What Reps really want with bill against hate speech —Prof Soyinka
Celebrated Noble Laureate, Professor Wole Soyinka has described the proposed death sentence as punishment for hate speech in Nigeria currently undergoing deliberations at the National Assembly as an instrument to silence fierce criticism and opposition in the county.
Professor Soyinka stated this during the Ripples Nigeria Dialogue organized by the Ripples Centre for Data and Investigative Journalism in collaboration with Ripples Nigeria in Lagos with the theme “Rebuilding Trust in a Divided Nigeria.”
Soyinka state’s, that “The bill is to silence criticism and buy immunity so that their acts will not be exposed.
This is coming at a time the world is trying to end the capital punishment.,” he said.
He said it was ironical for him to condemn the hate speech bill as he has received a litany of hate speeches and disparaging languages by Nigerians when he said he was not going to be in a community ruled by Donald Trump.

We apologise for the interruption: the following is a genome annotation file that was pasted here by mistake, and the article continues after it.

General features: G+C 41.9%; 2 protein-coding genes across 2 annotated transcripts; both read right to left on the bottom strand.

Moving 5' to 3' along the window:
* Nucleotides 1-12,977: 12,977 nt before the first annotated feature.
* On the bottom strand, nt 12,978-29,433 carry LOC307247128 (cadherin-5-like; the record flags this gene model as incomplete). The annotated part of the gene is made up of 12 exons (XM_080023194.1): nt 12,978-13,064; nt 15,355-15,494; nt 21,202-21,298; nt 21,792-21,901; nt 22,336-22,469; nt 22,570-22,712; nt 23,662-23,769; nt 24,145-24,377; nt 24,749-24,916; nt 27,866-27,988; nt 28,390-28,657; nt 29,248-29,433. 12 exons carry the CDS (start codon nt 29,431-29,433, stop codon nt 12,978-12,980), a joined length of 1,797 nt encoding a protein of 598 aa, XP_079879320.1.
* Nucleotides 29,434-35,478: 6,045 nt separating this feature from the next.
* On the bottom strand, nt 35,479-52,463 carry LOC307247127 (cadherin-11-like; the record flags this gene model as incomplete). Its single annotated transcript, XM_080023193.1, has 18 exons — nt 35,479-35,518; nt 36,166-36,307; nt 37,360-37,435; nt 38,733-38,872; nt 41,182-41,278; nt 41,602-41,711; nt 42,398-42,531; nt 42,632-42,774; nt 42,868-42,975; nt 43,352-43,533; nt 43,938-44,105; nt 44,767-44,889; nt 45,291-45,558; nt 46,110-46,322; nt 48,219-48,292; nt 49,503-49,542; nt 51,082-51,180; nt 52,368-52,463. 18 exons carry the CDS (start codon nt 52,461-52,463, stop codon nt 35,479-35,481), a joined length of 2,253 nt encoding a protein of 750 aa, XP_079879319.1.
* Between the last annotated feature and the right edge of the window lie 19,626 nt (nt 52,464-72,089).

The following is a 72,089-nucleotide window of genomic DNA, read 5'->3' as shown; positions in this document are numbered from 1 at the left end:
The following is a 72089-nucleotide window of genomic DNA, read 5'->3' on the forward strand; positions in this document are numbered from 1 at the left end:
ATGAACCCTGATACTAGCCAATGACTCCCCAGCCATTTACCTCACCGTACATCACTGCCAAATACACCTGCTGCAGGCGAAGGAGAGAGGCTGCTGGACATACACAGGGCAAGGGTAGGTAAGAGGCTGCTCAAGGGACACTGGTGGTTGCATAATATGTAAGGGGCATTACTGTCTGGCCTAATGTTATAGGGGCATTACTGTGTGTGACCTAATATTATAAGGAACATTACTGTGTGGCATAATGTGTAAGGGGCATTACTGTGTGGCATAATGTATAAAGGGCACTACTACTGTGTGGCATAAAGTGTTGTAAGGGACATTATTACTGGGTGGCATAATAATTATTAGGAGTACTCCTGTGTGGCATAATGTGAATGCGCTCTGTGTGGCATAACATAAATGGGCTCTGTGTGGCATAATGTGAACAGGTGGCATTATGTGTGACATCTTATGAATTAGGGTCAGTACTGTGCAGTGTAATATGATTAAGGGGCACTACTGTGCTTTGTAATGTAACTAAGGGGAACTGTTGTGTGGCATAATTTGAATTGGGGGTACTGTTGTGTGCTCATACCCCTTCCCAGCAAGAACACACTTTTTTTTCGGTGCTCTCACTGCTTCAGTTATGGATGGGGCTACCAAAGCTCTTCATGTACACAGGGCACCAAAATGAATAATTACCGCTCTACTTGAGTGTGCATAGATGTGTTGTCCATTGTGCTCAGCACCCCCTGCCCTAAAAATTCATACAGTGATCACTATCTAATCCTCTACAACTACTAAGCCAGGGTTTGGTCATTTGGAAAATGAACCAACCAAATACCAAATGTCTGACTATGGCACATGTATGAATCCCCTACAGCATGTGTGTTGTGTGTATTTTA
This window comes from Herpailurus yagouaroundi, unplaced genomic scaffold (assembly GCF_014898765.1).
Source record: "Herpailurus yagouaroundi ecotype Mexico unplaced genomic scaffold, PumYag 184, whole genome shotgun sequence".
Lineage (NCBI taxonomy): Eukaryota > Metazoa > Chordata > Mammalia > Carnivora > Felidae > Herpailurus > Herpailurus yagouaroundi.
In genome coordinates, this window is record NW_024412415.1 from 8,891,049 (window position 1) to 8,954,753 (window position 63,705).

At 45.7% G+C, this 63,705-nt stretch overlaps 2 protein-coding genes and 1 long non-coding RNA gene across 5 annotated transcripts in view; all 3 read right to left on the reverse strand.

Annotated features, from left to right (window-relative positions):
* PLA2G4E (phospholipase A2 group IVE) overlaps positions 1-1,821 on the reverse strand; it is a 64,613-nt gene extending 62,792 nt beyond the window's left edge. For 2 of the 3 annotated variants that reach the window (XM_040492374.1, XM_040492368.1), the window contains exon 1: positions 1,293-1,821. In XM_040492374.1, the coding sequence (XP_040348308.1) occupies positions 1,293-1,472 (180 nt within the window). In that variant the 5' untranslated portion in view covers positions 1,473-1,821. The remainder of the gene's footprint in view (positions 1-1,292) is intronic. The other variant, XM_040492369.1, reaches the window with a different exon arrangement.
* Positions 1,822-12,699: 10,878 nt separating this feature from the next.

“I received hate speeches and languages when I said I was not going to be part of the United States Community. I was cursed and received hate speeches and now you want me to condemned the hate speech. I don’t want anybody to be hanged but I want them to be shamed. That is why I said I just want us to look in the mirror. I just want people to stop hate speeches,” he said.
Delivering his speech as guest lecturer on the topic “From Miyetti to Haiti: Notes from a solidarity visit”, Prof Soyinka in comparison, narrated events from his most recent visit to the Caribbean.
He condemned what he described as the “poor and insensitive” language and commentary of the Minister of Defense, Mansur Ali on the killings of armless villagers by the marauding Fulani herdsmen.
“What did you expect them to do after their grazing routes had been blocked?” he quoted the minister as saying at that time. “This is addressing people whose livelihoods and lives have been taken by the herdsmen. Of massacre and of those whose farmlands and properties have been destroyed by the herdsmen from Benue, Nassarawa, Taraba and Plateau states. Land grabbers are trying to take over people’s lands that does not belong to them. Farmers are complaining daily of cattle’s overtaking their lands,” he said.
He further admitted that Nigeria not only has a leadership problem, but that of followership.
“Building trust requires frankness. We have to be very frank. Our problem is that we don’t look often in the mirror”, Soyinka stated